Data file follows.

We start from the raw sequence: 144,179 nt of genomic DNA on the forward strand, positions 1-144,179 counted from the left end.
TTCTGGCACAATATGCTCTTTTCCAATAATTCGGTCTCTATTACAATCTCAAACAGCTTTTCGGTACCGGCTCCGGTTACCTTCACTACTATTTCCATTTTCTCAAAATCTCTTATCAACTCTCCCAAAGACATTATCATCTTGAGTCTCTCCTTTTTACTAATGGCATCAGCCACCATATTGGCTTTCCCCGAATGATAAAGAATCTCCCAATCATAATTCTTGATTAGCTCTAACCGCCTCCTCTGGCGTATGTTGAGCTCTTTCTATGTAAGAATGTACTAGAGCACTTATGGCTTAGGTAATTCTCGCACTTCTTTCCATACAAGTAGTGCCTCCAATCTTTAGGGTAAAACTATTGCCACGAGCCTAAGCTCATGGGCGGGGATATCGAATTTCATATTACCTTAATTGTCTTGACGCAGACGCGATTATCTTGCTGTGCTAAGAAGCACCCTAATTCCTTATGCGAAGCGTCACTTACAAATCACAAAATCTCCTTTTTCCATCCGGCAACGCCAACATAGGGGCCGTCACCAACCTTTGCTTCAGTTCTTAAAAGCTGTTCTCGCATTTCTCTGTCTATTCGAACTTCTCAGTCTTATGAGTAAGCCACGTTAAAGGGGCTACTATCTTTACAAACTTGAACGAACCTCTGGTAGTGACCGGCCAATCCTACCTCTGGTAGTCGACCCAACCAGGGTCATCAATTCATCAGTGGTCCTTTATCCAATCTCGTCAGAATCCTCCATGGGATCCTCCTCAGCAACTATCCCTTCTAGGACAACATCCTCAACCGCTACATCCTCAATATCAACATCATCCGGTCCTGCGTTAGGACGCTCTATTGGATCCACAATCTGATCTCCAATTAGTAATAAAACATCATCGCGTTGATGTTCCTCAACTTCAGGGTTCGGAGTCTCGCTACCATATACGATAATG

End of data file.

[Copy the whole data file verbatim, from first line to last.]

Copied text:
We start from the raw sequence: 144,179 nt of genomic DNA on the forward strand, positions 1-144,179 counted from the left end.
TTCTGGCACAATATGCTCTTTTCCAATAATTCGGTCTCTATTACAATCTCAAACAGCTTTTCGGTACCGGCTCCGGTTACCTTCACTACTATTTCCATTTTCTCAAAATCTCTTATCAACTCTCCCAAAGACATTATCATCTTGAGTCTCTCCTTTTTACTAATGGCATCAGCCACCATATTGGCTTTCCCCGAATGATAAAGAATCTCCCAATCATAATTCTTGATTAGCTCTAACCGCCTCCTCTGGCGTATGTTGAGCTCTTTCTATGTAAGAATGTACTAGAGCACTTATGGCTTAGGTAATTCTCGCACTTCTTTCCATACAAGTAGTGCCTCCAATCTTTAGGGTAAAACTATTGCCACGAGCCTAAGCTCATGGGCGGGGATATCGAATTTCATATTACCTTAATTGTCTTGACGCAGACGCGATTATCTTGCTGTGCTAAGAAGCACCCTAATTCCTTATGCGAAGCGTCACTTACAAATCACAAAATCTCCTTTTTCCATCCGGCAACGCCAACATAGGGGCCGTCACCAACCTTTGCTTCAGTTCTTAAAAGCTGTTCTCGCATTTCTCTGTCTATTCGAACTTCTCAGTCTTATGAGTAAGCCACGTTAAAGGGGCTACTATCTTTACAAACTTGAACGAACCTCTGGTAGTGACCGGCCAATCCTACCTCTGGTAGTCGACCCAACCAGGGTCATCAATTCATCAGTGGTCCTTTATCCAATCTCGTCAGAATCCTCCATGGGATCCTCCTCAGCAACTATCCCTTCTAGGACAACATCCTCAACCGCTACATCCTCAATATCAACATCATCCGGTCCTGCGTTAGGACGCTCTATTGGATCCACAATCTGATCTCCAATTAGTAATAAAACATCATCGCGTTGATGTTCCTCAACTTCAGGGTTCGGAGTCTCGCTACCATATACGATAATG